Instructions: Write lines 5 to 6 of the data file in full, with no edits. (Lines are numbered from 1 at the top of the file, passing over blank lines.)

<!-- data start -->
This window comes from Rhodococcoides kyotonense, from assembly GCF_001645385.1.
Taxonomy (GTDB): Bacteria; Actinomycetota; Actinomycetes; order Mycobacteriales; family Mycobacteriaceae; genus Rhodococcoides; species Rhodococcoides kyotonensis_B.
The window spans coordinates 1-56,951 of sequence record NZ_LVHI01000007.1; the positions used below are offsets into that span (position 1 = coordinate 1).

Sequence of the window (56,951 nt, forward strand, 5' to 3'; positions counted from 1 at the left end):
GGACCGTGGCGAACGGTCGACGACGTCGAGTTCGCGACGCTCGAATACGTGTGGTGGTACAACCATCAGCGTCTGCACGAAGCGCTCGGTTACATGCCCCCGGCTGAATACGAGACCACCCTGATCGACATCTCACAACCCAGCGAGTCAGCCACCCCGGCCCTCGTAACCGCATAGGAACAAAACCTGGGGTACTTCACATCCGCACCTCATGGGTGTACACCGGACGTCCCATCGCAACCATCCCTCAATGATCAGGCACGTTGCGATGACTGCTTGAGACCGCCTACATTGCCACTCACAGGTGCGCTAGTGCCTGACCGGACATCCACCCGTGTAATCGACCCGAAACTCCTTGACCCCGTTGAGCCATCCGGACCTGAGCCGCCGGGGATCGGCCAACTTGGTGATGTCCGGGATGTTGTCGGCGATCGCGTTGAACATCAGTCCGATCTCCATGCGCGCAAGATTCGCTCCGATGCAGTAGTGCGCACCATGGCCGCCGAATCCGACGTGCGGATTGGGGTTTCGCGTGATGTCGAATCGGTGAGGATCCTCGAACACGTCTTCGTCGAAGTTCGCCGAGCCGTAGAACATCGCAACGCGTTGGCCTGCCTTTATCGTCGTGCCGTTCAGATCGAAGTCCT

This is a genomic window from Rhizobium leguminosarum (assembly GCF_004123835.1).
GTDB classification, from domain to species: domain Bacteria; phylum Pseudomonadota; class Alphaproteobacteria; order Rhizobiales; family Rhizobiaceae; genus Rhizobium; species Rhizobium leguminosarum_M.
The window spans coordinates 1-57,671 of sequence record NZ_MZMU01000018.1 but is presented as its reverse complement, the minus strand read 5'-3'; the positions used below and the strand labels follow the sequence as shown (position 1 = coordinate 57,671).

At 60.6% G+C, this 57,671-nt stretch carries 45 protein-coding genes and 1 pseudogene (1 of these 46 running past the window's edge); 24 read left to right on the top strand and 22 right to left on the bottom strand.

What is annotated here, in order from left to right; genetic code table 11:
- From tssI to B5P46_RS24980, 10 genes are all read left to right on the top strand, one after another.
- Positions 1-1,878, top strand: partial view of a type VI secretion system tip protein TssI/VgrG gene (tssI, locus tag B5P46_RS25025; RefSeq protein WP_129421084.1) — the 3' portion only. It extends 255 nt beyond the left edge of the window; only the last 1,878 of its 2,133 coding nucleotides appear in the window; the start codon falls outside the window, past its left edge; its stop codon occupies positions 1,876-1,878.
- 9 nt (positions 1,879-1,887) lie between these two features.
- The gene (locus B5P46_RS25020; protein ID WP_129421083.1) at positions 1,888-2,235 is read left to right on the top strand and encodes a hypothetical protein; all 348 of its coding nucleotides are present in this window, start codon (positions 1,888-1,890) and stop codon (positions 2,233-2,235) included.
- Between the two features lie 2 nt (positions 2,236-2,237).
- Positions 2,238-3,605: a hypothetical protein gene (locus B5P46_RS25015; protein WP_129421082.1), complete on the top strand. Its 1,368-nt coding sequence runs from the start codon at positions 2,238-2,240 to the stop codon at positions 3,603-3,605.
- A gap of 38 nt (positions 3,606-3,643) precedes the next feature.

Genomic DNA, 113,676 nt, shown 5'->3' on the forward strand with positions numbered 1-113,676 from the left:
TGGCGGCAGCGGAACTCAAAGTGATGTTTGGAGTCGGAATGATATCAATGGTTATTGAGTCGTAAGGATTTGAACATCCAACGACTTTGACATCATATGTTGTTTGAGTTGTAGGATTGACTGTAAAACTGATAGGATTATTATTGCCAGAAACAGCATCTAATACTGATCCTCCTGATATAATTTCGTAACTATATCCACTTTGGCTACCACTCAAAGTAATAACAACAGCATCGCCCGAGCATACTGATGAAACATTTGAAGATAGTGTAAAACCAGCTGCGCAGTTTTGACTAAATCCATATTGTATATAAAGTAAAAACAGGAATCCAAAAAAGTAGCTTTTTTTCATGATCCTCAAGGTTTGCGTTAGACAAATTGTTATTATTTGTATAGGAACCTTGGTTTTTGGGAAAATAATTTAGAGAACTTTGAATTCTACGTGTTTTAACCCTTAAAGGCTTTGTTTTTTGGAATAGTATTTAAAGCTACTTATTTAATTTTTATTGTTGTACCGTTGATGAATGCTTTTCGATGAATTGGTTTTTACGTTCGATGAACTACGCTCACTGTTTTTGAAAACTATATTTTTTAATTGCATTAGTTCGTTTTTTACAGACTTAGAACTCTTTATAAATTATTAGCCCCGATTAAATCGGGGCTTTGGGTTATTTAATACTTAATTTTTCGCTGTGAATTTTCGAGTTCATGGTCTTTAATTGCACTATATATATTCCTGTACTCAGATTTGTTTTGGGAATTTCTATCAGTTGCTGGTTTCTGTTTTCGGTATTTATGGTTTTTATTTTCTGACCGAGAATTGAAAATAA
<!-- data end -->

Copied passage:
GGACCGTGGCGAACGGTCGACGACGTCGAGTTCGCGACGCTCGAATACGTGTGGTGGTACAACCATCAGCGTCTGCACGAAGCGCTCGGTTACATGCCCCCGGCTGAATACGAGACCACCCTGATCGACATCTCACAACCCAGCGAGTCAGCCACCCCGGCCCTCGTAACCGCATAGGAACAAAACCTGGGGTACTTCACATCCGCACCTCATGGGTGTACACCGGACGTCCCATCGCAACCATCCCTCAATGATCAGGCACGTTGCGATGACTGCTTGAGACCGCCTACATTGCCACTCACAGGTGCGCTAGTGCCTGACCGGACATCCACCCGTGTAATCGACCCGAAACTCCTTGACCCCGTTGAGCCATCCGGACCTGAGCCGCCGGGGATCGGCCAACTTGGTGATGTCCGGGATGTTGTCGGCGATCGCGTTGAACATCAGTCCGATCTCCATGCGCGCAAGATTCGCTCCGATGCAGTAGTGCGCACCATGGCCGCCGAATCCGACGTGCGGATTGGGGTTTCGCGTGATGTCGAATCGGTGAGGATCCTCGAACACGTCTTCGTCGAAGTTCGCCGAGCCGTAGAACATCGCAACGCGTTGGCCTGCCTTTATCGTCGTGCCGTTCAGATCGAAGTCCT

This is a genomic window from Rhizobium leguminosarum (assembly GCF_004123835.1).